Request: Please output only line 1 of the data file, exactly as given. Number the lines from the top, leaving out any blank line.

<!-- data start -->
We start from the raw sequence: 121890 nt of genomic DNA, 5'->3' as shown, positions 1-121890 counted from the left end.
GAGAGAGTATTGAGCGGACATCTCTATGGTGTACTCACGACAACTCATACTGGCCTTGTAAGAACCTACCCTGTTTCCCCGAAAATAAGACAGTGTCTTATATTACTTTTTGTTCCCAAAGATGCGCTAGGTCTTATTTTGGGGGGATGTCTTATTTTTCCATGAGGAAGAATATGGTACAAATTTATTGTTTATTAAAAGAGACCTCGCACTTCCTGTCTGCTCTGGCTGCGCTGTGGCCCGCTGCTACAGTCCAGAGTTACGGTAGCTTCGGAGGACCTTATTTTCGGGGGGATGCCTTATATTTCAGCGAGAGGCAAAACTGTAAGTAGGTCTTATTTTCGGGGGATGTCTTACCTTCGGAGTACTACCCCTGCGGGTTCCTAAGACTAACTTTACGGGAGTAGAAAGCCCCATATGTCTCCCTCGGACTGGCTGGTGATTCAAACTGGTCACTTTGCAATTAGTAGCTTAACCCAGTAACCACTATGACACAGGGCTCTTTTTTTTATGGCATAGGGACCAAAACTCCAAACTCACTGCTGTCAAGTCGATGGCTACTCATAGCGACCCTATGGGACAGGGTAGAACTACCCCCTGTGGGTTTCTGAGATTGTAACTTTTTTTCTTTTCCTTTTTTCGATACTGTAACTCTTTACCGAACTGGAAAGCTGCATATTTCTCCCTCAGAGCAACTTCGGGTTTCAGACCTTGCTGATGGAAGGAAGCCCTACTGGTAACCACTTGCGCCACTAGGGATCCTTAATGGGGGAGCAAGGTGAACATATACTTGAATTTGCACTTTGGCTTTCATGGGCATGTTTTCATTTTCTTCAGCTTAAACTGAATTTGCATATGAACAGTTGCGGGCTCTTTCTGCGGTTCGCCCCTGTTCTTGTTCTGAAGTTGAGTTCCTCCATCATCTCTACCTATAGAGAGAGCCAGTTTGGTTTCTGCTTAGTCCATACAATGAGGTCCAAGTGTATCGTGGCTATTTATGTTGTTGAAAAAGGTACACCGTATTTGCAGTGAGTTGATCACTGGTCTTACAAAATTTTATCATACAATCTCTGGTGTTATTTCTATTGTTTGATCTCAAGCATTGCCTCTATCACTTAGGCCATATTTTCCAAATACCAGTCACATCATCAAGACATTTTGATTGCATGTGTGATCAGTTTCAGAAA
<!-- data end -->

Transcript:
We start from the raw sequence: 121890 nt of genomic DNA, 5'->3' as shown, positions 1-121890 counted from the left end.